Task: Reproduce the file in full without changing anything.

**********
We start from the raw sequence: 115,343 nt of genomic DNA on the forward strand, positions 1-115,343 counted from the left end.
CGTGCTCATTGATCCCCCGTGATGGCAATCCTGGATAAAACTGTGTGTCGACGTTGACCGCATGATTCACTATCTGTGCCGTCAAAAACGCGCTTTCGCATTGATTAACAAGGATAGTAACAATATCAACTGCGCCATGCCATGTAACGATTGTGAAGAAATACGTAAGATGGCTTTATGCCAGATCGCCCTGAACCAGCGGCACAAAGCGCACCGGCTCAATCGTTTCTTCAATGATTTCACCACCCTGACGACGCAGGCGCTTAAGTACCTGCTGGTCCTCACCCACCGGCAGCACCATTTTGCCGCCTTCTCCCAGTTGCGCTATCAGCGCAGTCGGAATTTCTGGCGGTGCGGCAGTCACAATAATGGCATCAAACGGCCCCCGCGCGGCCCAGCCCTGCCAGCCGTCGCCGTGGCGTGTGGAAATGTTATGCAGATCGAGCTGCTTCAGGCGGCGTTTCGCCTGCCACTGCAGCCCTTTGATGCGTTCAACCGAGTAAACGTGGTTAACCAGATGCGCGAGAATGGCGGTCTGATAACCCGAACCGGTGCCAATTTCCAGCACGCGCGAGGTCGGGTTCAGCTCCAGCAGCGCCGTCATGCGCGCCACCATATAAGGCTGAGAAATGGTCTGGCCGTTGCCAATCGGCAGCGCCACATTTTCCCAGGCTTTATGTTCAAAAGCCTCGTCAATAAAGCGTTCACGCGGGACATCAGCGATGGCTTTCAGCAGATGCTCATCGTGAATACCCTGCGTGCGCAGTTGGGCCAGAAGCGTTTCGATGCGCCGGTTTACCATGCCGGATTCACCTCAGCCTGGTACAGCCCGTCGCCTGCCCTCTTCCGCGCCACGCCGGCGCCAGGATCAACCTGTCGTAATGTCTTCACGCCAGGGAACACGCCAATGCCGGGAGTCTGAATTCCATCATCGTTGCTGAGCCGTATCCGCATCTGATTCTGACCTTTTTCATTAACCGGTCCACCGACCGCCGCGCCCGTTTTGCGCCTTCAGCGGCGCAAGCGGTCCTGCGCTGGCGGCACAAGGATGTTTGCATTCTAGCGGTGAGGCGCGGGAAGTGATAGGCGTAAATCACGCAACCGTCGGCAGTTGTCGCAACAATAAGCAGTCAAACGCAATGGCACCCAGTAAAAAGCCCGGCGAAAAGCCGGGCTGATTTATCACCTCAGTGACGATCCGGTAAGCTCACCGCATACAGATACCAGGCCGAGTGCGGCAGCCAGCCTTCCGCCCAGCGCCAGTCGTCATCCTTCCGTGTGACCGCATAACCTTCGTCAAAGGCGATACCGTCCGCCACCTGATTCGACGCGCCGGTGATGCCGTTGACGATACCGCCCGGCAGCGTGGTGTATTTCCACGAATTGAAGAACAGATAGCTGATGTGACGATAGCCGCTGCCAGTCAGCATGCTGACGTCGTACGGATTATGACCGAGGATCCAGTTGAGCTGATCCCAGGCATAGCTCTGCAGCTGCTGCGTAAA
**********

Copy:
We start from the raw sequence: 115,343 nt of genomic DNA on the forward strand, positions 1-115,343 counted from the left end.
CGTGCTCATTGATCCCCCGTGATGGCAATCCTGGATAAAACTGTGTGTCGACGTTGACCGCATGATTCACTATCTGTGCCGTCAAAAACGCGCTTTCGCATTGATTAACAAGGATAGTAACAATATCAACTGCGCCATGCCATGTAACGATTGTGAAGAAATACGTAAGATGGCTTTATGCCAGATCGCCCTGAACCAGCGGCACAAAGCGCACCGGCTCAATCGTTTCTTCAATGATTTCACCACCCTGACGACGCAGGCGCTTAAGTACCTGCTGGTCCTCACCCACCGGCAGCACCATTTTGCCGCCTTCTCCCAGTTGCGCTATCAGCGCAGTCGGAATTTCTGGCGGTGCGGCAGTCACAATAATGGCATCAAACGGCCCCCGCGCGGCCCAGCCCTGCCAGCCGTCGCCGTGGCGTGTGGAAATGTTATGCAGATCGAGCTGCTTCAGGCGGCGTTTCGCCTGCCACTGCAGCCCTTTGATGCGTTCAACCGAGTAAACGTGGTTAACCAGATGCGCGAGAATGGCGGTCTGATAACCCGAACCGGTGCCAATTTCCAGCACGCGCGAGGTCGGGTTCAGCTCCAGCAGCGCCGTCATGCGCGCCACCATATAAGGCTGAGAAATGGTCTGGCCGTTGCCAATCGGCAGCGCCACATTTTCCCAGGCTTTATGTTCAAAAGCCTCGTCAATAAAGCGTTCACGCGGGACATCAGCGATGGCTTTCAGCAGATGCTCATCGTGAATACCCTGCGTGCGCAGTTGGGCCAGAAGCGTTTCGATGCGCCGGTTTACCATGCCGGATTCACCTCAGCCTGGTACAGCCCGTCGCCTGCCCTCTTCCGCGCCACGCCGGCGCCAGGATCAACCTGTCGTAATGTCTTCACGCCAGGGAACACGCCAATGCCGGGAGTCTGAATTCCATCATCGTTGCTGAGCCGTATCCGCATCTGATTCTGACCTTTTTCATTAACCGGTCCACCGACCGCCGCGCCCGTTTTGCGCCTTCAGCGGCGCAAGCGGTCCTGCGCTGGCGGCACAAGGATGTTTGCATTCTAGCGGTGAGGCGCGGGAAGTGATAGGCGTAAATCACGCAACCGTCGGCAGTTGTCGCAACAATAAGCAGTCAAACGCAATGGCACCCAGTAAAAAGCCCGGCGAAAAGCCGGGCTGATTTATCACCTCAGTGACGATCCGGTAAGCTCACCGCATACAGATACCAGGCCGAGTGCGGCAGCCAGCCTTCCGCCCAGCGCCAGTCGTCATCCTTCCGTGTGACCGCATAACCTTCGTCAAAGGCGATACCGTCCGCCACCTGATTCGACGCGCCGGTGATGCCGTTGACGATACCGCCCGGCAGCGTGGTGTATTTCCACGAATTGAAGAACAGATAGCTGATGTGACGATAGCCGCTGCCAGTCAGCATGCTGACGTCGTACGGATTATGACCGAGGATCCAGTTGAGCTGATCCCAGGCATAGCTCTGCAGCTGCTGCGTAAA